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Norwegian fairy tale collected by Asbjørnsen and Moe in the 1840s. As usual, translated from the original text by me.

Note: Bamse Brakar is a common name for the bear in Norwegian tales, just like the fox is called Mikkel Rev.


There was once a farmer who went into the mountain for a load of leaves for his livestock in the winter. When he came to the leaf-piles, he used his horse to back his sleigh up to the pile, and started throwing leaves into it. But there was a bear who was hibernating in the pile, and when the man started throwing leaves around, the bear woke up and ran out, landing on the sleigh. When the horse smelled the bear, he was frightened and ran off, as if he'd stolen both bear and sleigh.

They say that the bear isn't easily scared; but he wasn't pleased with the ride he got this time, he held on the best i could, looking this way and that for an opportunity to jump off; but he wasn't used to driving, and didn't find a chance.

When he had driven a while, he met a merchant.

"Where in God's name is the bailiff going today?" said the merchant; "he must have little time and a long way to go, since he drives so fast?"

But the bear didn't answer, he had enough with holding on.

A while later he met a poor old woman. She greeted and nodded and asked for a shilling in God's name. The bear didn't say anything, but held on and drove further.

Still later, he met Mikkel Rev.

"Hey, are you out driving?" Mikkel shouted; "hang on, let me hitch a ride!"

The bear didn't speak a word, but kept holding, driving as fast as the horse would run.

"Well, if you won't bring me with you, I predict that tomorrow you'll be hanging bare-backed," the fox shouted after him.

The bear didn't hear a word Mikkel said; he drove just as fast. But when the horse reached the farm, he ran straight into the stable so fast that he undressed from both straps and sleigh, and the bear hit his skull in the doorway so hard that he died on the spot.

The farmer continued throwing leaves, until he thought he had a full load on the sleigh; but when he was going to fasten the load, he had neither horse nor sleigh. So he had to walk off, trying to find his horse again.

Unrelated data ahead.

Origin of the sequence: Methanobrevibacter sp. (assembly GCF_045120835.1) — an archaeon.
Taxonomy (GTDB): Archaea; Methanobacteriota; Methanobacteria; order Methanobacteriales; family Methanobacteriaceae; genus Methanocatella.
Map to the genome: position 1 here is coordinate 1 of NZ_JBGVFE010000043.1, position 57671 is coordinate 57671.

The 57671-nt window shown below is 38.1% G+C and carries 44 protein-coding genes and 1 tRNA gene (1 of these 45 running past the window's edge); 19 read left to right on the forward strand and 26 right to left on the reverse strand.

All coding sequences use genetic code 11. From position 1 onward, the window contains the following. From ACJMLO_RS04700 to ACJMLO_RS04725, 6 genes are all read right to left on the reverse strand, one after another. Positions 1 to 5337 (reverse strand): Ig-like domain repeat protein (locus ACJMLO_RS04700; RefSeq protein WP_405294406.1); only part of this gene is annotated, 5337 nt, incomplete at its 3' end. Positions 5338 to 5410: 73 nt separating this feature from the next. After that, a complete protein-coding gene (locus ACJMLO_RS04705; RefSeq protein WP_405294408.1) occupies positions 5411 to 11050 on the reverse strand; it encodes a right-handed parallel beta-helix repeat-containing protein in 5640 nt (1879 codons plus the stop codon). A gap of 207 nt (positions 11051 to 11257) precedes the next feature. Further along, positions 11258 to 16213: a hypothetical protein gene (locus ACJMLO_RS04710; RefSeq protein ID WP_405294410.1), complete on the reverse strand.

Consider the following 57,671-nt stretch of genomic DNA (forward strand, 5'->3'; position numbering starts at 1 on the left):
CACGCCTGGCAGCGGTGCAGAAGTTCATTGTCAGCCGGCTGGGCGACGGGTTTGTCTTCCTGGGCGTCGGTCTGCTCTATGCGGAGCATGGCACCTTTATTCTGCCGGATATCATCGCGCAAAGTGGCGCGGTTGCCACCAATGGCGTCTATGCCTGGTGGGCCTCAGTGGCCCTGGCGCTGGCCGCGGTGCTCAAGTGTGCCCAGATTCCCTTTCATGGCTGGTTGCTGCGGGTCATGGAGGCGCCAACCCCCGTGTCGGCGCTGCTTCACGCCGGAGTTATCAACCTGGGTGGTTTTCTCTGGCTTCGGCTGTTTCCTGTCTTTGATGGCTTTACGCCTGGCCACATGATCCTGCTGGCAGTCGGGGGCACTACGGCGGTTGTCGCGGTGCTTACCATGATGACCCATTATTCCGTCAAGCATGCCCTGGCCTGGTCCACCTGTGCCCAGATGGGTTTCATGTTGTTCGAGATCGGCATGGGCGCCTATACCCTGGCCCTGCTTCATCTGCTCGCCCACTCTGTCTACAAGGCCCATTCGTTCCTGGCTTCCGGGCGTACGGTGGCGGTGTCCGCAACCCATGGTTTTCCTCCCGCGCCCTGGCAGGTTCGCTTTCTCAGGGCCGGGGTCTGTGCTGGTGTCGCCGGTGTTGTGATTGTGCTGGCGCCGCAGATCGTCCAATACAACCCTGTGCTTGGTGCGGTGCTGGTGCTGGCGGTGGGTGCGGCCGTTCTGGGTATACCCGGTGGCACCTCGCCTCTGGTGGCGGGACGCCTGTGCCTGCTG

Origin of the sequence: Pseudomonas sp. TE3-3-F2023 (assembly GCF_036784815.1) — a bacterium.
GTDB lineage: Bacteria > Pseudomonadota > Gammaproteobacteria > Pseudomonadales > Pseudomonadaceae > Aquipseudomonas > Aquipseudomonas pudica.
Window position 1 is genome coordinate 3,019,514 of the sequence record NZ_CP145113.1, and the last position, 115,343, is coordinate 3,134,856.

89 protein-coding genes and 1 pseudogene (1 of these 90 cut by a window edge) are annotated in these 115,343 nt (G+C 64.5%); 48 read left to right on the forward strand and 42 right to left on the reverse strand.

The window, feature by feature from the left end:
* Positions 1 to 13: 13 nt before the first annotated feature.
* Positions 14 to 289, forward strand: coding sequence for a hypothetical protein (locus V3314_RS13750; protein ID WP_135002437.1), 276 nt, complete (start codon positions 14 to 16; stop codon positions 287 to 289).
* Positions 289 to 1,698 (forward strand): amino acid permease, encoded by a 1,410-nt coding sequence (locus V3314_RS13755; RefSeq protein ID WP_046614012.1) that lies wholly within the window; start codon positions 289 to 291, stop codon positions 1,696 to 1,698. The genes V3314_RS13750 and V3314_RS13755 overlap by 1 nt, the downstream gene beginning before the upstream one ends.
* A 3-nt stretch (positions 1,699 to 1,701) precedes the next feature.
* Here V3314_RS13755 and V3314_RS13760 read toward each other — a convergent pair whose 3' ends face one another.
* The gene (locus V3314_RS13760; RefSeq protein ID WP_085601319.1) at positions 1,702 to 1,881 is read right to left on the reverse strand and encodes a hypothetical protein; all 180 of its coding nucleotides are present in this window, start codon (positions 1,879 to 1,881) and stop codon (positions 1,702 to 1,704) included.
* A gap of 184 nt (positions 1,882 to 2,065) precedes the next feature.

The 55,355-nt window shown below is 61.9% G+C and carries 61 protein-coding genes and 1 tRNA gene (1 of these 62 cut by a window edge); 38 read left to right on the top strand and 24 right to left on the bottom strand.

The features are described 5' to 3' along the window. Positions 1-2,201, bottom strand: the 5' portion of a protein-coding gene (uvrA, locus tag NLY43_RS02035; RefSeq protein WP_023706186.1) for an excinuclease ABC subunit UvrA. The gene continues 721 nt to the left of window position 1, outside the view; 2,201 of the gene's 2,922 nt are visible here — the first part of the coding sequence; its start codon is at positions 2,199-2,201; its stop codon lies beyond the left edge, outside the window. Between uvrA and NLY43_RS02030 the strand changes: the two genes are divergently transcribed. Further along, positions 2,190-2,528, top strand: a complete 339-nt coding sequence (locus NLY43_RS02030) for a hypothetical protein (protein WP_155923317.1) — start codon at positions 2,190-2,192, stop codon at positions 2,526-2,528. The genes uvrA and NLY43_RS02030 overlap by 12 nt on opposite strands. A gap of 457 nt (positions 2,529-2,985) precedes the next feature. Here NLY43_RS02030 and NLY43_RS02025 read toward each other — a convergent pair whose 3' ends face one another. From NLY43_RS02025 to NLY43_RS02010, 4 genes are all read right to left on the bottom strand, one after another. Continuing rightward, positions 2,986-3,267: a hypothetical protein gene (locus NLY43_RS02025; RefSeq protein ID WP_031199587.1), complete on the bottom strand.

After a while, he met the merchant.

"Have you seen a horse and sleigh?" he asked the merchant.

"No," said the merchant, "but I met the bailiff earlier; he went so fast, he was probably going to fleece someone."

A while later he met the poor old woman.

"Have you met a horse and sleigh?" he asked the woman.

"No," she said; but I met the priest earlier; he went so fast, he must have been going to a funeral.

After a while the farmer met the fox.

"Have you met a horse and sleigh?" said the farmer.

"Yes," said Mikkel; but Bamse Brakar was on it, driving like he had stolen both horse and bridle."

"The devil take him! He'll probably drive the horse dead," said the farmer.

"So pull his pelt off and fry him," said Mikkel. "But if you get your horse back, I could use a ride over the mountain," said the fox, "I might like to try how it is to have four legs in front of you."

"How much will you pay for the ride?" said the farmer

"You can have wet and dry, whatever you want," said the fox; "you'll get as much from me as from Bamse Brakar; he's bad at paying when he gets a ride."

"Yes, I'll give you a ride across the mountain," said the farmer, "if you meet me here tomorrow at this time." He understood that Mikkel was taking him for a fool and doing his fox play.

So the next day, he brought a loaded shotgun on the sleigh, and when Mikkel came and thought he would get a free ride, he got a load of buckshot instead. Then the farmer flayed him, and now he had both bear pelt and fox pelt.

More fairy tales, please!

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